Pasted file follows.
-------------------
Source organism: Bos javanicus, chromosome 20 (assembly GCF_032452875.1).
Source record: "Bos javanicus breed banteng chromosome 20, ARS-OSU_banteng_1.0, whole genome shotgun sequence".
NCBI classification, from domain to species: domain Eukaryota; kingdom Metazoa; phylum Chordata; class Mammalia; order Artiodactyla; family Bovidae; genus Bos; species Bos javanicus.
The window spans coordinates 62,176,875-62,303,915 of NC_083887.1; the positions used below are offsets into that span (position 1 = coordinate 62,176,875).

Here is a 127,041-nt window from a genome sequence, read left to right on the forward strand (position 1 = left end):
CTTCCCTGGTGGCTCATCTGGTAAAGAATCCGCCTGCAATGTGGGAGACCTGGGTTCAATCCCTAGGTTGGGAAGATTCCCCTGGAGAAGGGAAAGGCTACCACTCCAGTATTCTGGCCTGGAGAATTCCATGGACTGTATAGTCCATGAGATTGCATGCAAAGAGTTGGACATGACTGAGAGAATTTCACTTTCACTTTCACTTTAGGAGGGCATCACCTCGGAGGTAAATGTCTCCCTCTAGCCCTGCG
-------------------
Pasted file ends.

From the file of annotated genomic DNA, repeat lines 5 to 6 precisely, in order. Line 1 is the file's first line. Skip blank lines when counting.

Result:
Here is a 127,041-nt window from a genome sequence, read left to right on the forward strand (position 1 = left end):
CTTCCCTGGTGGCTCATCTGGTAAAGAATCCGCCTGCAATGTGGGAGACCTGGGTTCAATCCCTAGGTTGGGAAGATTCCCCTGGAGAAGGGAAAGGCTACCACTCCAGTATTCTGGCCTGGAGAATTCCATGGACTGTATAGTCCATGAGATTGCATGCAAAGAGTTGGACATGACTGAGAGAATTTCACTTTCACTTTCACTTTAGGAGGGCATCACCTCGGAGGTAAATGTCTCCCTCTAGCCCTGCG